This is a continuation-in-part of copending application Ser. No. 07/258,868 filed on Oct. 17, 1988, now U.S. Pat. No. 4,945,848.
1. Field of the Invention
This invention relates to sails and methods for their fabrication and is more particularly concerned with improvements in reinforced sails and methods for their preparation.
2. Description of the Prior Art
Significant advances have been made in recent years in the construction of lightweight sails having high stretch resistance and strength and particularly adapted for use in racing competitions. Sailcloth representative of the present state of the art is designed to have extremely high stretch resistance and strength in one principal direction and yet possess sufficient stretch resistance and strength in other directions to permit handling of loads imposed on the sail by stresses in directions other than the aforesaid principal direction. The sailcloth of this type is assembled into a sail by uniting a series of panels of the cloth in such a way that the principal direction or axis of the cloth which possesses the high stretch resistance and strength is oriented in the direction in which the major stresses will be placed on the sail when in use.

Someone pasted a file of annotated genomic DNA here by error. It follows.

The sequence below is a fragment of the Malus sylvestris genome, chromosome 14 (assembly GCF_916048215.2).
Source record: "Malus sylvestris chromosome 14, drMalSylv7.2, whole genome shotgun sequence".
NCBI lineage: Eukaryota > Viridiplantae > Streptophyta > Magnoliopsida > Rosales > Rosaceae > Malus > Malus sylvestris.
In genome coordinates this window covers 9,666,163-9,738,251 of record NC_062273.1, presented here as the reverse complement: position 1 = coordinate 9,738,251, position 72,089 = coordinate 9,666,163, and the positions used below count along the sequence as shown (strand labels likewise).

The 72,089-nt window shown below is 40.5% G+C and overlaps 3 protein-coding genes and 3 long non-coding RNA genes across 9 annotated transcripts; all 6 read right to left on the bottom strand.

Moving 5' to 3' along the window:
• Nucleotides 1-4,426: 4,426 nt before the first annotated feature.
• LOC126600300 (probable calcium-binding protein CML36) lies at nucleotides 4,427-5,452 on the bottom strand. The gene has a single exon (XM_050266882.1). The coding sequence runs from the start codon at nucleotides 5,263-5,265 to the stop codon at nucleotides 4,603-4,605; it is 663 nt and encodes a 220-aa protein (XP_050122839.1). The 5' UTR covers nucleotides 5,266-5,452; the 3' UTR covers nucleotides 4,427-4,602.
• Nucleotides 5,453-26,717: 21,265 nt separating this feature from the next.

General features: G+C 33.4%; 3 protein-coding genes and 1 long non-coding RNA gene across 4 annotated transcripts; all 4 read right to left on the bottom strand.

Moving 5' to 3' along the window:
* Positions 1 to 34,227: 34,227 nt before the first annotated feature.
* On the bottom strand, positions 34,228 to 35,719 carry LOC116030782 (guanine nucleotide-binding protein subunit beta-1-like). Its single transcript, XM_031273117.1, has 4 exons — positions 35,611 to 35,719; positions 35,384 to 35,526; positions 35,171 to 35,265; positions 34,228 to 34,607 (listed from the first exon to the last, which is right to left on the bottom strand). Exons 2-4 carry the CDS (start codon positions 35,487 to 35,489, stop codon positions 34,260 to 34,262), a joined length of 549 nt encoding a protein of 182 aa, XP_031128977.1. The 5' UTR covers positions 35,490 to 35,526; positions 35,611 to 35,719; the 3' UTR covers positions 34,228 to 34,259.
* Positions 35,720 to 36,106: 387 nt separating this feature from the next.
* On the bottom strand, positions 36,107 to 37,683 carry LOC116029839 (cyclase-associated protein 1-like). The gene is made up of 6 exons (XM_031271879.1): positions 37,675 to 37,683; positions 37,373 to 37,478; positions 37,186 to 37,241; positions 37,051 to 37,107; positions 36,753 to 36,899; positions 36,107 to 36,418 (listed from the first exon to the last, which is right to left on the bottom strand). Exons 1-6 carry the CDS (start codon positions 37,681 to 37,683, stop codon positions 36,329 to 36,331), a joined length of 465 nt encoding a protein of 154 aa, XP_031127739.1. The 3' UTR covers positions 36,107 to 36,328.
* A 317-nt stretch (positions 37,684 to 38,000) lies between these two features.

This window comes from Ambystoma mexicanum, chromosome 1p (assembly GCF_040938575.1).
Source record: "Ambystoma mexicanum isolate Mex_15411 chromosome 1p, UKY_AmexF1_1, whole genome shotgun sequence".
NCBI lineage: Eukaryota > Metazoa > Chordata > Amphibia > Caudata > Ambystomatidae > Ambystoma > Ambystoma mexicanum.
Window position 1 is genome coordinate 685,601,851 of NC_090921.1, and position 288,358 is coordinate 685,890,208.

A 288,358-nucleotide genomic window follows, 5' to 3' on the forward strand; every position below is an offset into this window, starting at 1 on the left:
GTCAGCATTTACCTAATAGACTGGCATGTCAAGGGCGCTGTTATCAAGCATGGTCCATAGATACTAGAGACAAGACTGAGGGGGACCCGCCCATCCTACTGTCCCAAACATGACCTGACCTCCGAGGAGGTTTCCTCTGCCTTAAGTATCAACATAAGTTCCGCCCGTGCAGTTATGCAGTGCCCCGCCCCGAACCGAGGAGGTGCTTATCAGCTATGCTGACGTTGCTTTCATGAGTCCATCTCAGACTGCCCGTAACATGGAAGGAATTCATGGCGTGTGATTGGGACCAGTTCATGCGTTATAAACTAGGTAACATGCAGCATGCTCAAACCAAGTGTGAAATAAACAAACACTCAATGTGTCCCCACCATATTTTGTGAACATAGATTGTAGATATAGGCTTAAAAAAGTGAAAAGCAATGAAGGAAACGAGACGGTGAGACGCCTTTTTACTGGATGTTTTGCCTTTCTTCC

Sailcloths having the above characteristics are prepared in general by bonding together in the form of a laminate, a stretch resistant film of synthetic polymer such as the polyester (polyethylene terephthalate) film which is available under the trademark Mylar from DuPont Company, and a substrate which takes the form of a substantially orthogonal combination of warp and fill yarns in a scrim taffeta or warp knit. One of the courses of yarns (warp or fill) in this substrate is intended to bear the major load which will be exerted on the finished laminate and therefore consists of a high stretch resistant and high tensile modulus fiber such as a high tensile modulus polyester or polyamide. A particularly desirable fiber is that fabricated from the aromatic polyamide (also known as an aramid) available from the DuPont Company under the trademark Kevlar. The other course of yarn serves to hold the fabric together (except in the case of warp-knits where the knit yarn performs this function) as well as providing tear strength, burst strength and seamability (i.e. the ability of the resulting cloth to be joined to abutting strips by means of stitched and/or adhesively bonded seams).
The layers of material in the above laminates are bonded to each other throughout their entire interfaces by means of synthetic resin adhesives such as polyurethanes, cross-linked polyester thermosets and the like.
A particular example of the above type of laminate is that described in U.S. Pat. No. 4,444,822 in which a film of stretch resistant synthetic resin film is bonded to an unwoven, warp-knit scrim. The latter comprises a system of spaced parallel strands, the strands in one layer crossing the strands in the other layer and the crossing strands in the two layers being tied together by means of a knit strand. The strands are fabricated from polymeric fibers such as polyester, polyamides and the like.